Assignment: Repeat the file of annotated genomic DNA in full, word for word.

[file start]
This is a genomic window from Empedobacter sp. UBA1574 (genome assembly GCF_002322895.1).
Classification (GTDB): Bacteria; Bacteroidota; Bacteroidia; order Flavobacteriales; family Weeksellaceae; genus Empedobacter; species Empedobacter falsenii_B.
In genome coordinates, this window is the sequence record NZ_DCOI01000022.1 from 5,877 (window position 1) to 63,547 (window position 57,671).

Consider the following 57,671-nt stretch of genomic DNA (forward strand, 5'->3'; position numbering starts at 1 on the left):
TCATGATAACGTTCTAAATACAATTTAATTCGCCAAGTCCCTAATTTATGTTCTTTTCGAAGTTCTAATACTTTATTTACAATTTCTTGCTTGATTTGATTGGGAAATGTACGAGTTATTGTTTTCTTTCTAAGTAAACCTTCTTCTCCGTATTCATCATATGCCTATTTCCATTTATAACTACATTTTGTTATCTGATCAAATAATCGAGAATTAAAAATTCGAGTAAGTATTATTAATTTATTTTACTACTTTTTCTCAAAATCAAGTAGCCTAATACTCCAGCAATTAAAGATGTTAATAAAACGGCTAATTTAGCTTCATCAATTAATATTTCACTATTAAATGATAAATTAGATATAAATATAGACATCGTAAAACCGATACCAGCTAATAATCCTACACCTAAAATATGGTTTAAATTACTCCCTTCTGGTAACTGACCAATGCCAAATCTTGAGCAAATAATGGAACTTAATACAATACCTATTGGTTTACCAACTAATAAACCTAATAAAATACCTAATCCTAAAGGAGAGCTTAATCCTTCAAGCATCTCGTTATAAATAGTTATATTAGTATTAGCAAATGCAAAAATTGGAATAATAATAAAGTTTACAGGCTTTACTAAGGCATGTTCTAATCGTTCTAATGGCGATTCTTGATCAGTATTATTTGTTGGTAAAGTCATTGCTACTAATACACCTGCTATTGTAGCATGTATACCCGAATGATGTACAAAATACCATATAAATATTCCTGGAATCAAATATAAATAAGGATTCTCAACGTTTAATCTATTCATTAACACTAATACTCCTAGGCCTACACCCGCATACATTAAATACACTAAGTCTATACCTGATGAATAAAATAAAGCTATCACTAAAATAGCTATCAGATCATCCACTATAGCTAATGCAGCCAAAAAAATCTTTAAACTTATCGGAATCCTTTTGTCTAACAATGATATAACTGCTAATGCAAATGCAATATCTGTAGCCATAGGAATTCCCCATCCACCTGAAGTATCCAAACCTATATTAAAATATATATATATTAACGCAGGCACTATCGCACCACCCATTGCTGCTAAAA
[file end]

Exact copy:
This is a genomic window from Empedobacter sp. UBA1574 (genome assembly GCF_002322895.1).
Classification (GTDB): Bacteria; Bacteroidota; Bacteroidia; order Flavobacteriales; family Weeksellaceae; genus Empedobacter; species Empedobacter falsenii_B.
In genome coordinates, this window is the sequence record NZ_DCOI01000022.1 from 5,877 (window position 1) to 63,547 (window position 57,671).

Consider the following 57,671-nt stretch of genomic DNA (forward strand, 5'->3'; position numbering starts at 1 on the left):
TCATGATAACGTTCTAAATACAATTTAATTCGCCAAGTCCCTAATTTATGTTCTTTTCGAAGTTCTAATACTTTATTTACAATTTCTTGCTTGATTTGATTGGGAAATGTACGAGTTATTGTTTTCTTTCTAAGTAAACCTTCTTCTCCGTATTCATCATATGCCTATTTCCATTTATAACTACATTTTGTTATCTGATCAAATAATCGAGAATTAAAAATTCGAGTAAGTATTATTAATTTATTTTACTACTTTTTCTCAAAATCAAGTAGCCTAATACTCCAGCAATTAAAGATGTTAATAAAACGGCTAATTTAGCTTCATCAATTAATATTTCACTATTAAATGATAAATTAGATATAAATATAGACATCGTAAAACCGATACCAGCTAATAATCCTACACCTAAAATATGGTTTAAATTACTCCCTTCTGGTAACTGACCAATGCCAAATCTTGAGCAAATAATGGAACTTAATACAATACCTATTGGTTTACCAACTAATAAACCTAATAAAATACCTAATCCTAAAGGAGAGCTTAATCCTTCAAGCATCTCGTTATAAATAGTTATATTAGTATTAGCAAATGCAAAAATTGGAATAATAATAAAGTTTACAGGCTTTACTAAGGCATGTTCTAATCGTTCTAATGGCGATTCTTGATCAGTATTATTTGTTGGTAAAGTCATTGCTACTAATACACCTGCTATTGTAGCATGTATACCCGAATGATGTACAAAATACCATATAAATATTCCTGGAATCAAATATAAATAAGGATTCTCAACGTTTAATCTATTCATTAACACTAATACTCCTAGGCCTACACCCGCATACATTAAATACACTAAGTCTATACCTGATGAATAAAATAAAGCTATCACTAAAATAGCTATCAGATCATCCACTATAGCTAATGCAGCCAAAAAAATCTTTAAACTTATCGGAATCCTTTTGTCTAACAATGATATAACTGCTAATGCAAATGCAATATCTGTAGCCATAGGAATTCCCCATCCACCTGAAGTATCCAAACCTATATTAAAATATATATATATTAACGCAGGCACTATCGCACCACCCATTGCTGCTAAAA